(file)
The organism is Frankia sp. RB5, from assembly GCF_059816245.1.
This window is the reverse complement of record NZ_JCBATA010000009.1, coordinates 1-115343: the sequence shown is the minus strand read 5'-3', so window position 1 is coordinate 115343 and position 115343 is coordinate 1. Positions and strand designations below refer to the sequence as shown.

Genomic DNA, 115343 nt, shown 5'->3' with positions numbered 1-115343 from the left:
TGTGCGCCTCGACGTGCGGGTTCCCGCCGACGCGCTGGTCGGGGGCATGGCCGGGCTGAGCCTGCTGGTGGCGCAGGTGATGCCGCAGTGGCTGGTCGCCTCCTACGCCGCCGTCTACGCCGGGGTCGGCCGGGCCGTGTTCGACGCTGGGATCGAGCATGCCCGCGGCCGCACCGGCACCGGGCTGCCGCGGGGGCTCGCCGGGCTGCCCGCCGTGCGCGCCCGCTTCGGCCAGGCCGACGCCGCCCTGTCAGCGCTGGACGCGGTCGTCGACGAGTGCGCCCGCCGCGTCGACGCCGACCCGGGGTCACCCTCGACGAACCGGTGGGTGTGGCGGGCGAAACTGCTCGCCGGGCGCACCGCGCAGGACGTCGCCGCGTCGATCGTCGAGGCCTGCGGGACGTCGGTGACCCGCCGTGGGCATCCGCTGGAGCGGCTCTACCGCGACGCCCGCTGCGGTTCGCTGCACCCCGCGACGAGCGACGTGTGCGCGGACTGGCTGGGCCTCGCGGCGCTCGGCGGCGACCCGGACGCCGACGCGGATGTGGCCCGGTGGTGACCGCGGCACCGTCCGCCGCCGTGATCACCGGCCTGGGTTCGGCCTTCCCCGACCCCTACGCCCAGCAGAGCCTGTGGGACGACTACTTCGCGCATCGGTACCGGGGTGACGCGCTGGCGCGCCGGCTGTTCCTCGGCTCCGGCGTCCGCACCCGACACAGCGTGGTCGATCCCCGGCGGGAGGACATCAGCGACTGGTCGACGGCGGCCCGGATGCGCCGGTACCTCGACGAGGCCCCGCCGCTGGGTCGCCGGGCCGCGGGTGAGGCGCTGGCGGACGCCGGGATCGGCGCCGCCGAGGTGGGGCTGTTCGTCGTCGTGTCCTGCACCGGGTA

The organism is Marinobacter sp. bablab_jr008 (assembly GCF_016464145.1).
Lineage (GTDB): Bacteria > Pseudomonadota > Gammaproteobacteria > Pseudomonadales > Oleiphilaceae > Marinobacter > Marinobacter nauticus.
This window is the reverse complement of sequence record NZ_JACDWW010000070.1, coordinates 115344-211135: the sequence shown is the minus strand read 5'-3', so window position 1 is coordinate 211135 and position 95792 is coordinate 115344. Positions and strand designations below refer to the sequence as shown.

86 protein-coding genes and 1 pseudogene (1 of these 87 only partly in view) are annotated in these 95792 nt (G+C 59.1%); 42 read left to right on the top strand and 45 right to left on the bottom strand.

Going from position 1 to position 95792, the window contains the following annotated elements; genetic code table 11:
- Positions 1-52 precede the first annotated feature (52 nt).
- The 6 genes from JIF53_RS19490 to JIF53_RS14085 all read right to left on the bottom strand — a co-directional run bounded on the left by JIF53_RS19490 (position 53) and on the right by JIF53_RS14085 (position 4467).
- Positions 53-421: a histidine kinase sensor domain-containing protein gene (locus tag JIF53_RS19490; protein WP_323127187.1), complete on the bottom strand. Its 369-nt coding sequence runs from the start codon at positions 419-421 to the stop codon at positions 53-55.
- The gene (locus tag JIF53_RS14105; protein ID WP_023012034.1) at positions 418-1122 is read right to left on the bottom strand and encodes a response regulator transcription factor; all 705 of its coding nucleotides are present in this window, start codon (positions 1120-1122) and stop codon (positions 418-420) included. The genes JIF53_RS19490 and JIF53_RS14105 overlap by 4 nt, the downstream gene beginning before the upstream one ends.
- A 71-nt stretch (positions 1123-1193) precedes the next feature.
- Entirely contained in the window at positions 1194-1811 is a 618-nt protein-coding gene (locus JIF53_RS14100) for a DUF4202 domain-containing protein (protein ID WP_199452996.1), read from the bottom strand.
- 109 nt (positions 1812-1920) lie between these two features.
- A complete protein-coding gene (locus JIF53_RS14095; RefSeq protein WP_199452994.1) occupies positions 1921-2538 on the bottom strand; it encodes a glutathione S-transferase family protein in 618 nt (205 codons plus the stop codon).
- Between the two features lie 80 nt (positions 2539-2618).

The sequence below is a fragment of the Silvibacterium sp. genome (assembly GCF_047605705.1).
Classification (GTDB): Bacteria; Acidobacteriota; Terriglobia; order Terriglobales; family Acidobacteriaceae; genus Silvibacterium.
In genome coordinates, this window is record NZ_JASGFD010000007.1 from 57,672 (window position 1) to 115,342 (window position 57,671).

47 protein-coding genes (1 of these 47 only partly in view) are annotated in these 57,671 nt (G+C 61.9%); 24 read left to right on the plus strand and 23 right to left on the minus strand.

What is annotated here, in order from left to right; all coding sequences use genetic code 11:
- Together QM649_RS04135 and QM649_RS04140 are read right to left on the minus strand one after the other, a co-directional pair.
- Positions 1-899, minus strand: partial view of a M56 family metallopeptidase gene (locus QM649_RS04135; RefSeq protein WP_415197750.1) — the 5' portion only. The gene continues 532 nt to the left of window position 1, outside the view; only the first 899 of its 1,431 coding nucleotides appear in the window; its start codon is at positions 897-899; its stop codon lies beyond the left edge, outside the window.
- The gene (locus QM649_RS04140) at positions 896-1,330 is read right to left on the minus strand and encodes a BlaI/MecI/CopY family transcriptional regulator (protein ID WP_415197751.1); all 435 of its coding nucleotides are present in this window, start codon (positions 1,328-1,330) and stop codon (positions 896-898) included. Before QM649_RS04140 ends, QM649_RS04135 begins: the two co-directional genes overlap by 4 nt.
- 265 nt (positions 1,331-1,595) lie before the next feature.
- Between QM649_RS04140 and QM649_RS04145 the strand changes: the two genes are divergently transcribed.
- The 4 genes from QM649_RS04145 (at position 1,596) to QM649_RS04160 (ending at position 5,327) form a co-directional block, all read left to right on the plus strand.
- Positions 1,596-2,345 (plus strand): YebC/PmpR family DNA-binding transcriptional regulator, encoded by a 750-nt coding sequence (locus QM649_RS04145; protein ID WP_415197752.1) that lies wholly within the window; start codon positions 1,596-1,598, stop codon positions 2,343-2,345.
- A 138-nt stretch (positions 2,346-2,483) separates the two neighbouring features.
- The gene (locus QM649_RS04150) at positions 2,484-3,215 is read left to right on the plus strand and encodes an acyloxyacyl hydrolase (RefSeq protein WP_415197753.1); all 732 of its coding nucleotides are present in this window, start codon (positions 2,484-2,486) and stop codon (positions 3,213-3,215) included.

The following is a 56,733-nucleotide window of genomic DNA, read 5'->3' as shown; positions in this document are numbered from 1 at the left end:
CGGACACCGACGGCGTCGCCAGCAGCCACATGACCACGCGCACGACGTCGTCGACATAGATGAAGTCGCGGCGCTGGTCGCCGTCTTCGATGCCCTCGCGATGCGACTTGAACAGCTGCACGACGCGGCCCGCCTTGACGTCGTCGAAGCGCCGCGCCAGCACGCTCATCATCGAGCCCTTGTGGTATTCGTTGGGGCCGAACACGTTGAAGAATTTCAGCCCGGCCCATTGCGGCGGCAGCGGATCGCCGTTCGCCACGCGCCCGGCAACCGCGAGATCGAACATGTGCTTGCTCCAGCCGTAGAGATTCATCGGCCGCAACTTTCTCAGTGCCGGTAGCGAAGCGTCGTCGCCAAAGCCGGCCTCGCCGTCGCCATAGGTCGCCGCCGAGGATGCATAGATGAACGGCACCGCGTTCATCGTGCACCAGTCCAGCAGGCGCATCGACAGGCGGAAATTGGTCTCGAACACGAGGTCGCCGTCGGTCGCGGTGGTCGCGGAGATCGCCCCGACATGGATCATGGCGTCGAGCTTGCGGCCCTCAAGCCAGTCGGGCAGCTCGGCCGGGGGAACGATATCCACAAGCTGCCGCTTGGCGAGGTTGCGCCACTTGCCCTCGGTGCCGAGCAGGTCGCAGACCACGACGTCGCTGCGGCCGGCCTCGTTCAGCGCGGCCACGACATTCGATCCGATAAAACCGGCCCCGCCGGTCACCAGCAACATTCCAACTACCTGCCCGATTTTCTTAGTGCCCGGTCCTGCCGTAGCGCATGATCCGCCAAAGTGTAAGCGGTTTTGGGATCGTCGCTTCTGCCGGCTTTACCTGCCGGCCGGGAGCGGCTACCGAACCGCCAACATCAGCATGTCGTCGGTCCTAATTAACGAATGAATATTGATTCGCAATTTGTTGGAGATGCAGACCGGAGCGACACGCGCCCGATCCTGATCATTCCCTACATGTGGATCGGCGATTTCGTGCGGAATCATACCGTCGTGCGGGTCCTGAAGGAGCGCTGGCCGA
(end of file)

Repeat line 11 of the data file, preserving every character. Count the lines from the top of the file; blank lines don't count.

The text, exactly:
- The 6 genes from JIF53_RS19490 to JIF53_RS14085 all read right to left on the bottom strand — a co-directional run bounded on the left by JIF53_RS19490 (position 53) and on the right by JIF53_RS14085 (position 4467).